A six-block radius of Newburgh has access to newly established capital through a program called the Creative Neighborhood Loan Fund, through the efforts of Hudson Valley Pattern for Progress and Rhinebeck Bank. According to a press release announcing the loan, Hudson Valley Pattern for Progress has launched an economic development plan with a goal of improving the business climate in an approximate six square block area within the City of Newburgh, near furniture maker and studio space rental initiative Atlas Industries, and SUNY Orange’s City of Newburgh campus. The zone roughly includes an area bordered on the north by Catherine Street and on the south by South William Street. To the west, it is bordered by South Johnston Street and to the east by River Road. See the full map here.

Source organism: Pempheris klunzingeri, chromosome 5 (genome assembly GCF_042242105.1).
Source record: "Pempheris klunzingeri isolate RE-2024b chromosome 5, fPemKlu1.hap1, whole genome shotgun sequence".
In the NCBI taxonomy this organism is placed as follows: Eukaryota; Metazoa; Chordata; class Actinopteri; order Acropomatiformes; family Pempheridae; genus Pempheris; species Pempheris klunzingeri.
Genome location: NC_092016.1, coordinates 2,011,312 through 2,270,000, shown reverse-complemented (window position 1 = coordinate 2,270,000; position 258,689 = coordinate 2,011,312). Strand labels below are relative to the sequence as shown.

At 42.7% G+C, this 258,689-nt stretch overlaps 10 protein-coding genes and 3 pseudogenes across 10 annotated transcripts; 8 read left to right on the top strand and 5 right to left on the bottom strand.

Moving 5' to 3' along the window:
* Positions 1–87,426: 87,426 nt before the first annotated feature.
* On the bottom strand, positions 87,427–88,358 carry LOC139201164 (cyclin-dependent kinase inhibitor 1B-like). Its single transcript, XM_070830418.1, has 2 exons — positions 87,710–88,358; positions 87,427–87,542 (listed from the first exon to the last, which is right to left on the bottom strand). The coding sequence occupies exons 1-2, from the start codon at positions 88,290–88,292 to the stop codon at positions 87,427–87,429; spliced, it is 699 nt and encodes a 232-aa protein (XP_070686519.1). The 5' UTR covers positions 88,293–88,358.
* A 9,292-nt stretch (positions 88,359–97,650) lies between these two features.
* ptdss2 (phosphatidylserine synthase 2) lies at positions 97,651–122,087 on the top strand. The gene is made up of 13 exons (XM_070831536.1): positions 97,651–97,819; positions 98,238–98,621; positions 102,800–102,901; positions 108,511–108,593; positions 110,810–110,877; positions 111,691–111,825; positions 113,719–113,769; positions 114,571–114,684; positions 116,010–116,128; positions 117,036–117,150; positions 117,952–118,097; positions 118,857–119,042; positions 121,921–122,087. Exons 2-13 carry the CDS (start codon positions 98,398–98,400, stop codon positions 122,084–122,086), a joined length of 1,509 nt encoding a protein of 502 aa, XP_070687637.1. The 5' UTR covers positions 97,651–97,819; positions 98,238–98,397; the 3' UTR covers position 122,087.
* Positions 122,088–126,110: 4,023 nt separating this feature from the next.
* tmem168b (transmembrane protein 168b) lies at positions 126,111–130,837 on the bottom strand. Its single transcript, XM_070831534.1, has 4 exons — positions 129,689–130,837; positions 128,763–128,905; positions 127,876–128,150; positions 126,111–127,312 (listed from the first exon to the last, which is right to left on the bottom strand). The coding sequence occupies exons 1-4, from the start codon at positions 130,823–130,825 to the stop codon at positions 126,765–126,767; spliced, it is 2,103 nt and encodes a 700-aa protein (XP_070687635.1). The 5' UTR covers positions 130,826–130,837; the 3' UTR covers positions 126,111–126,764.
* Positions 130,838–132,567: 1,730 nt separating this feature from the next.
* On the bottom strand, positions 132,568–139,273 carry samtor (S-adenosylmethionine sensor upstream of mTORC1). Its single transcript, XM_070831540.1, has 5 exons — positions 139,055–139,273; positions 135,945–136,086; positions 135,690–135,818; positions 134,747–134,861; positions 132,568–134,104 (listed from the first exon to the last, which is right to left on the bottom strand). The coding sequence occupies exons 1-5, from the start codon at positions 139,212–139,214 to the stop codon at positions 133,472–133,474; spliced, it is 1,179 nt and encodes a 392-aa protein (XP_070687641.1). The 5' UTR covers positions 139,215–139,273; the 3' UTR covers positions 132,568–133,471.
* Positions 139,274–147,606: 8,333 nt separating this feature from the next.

Rhinebeck Bank is enhancing the efforts of Hudson Valley Pattern for Progress on this project by "allocating $3 million of our loan portfolio to fund secured-term loans including commercial express loans, equipment and vehicle purchases, leasehold improvements and real estate transactions under favorable pricing, advance rates and terms to the prospective borrowers in the Newburgh Creative Neighborhood," according to their website.
Says Rhinebeck Bank's president and CEO, Mike Quinn in a press release from Pattern for Progress: “There’s a lot of great ideas, but just an idea doesn’t do it,” he said. “It needs financing [and] it needs advice.”
A business who has already benefited from the Creative Neighborhood Loan Fund is one of Newburgh's newest businesses, Liberty Street Bistro. Owner and Chef Michael Kelly discusses it here with Michelle Barone-Lepore.
For more information on applying for this loan, reach out to Hudson Valley Pattern for Progress, at firstname.lastname@example.org or call (845) 565-4900, or to Rhinebeck Bank's Richard J. Kolosky, Commercial Lending Director, Hudson Valley West, at email@example.com or (845) 790-1538.
Editorial Note: Rhinebeck Bank is a sponsor of A Little Beacon Blog, but this article is not related to their campaign. A Little Beacon Blog learned about the program and thought readers would like to know more about it, as more Beaconites look to Newburgh for business space innitiatives.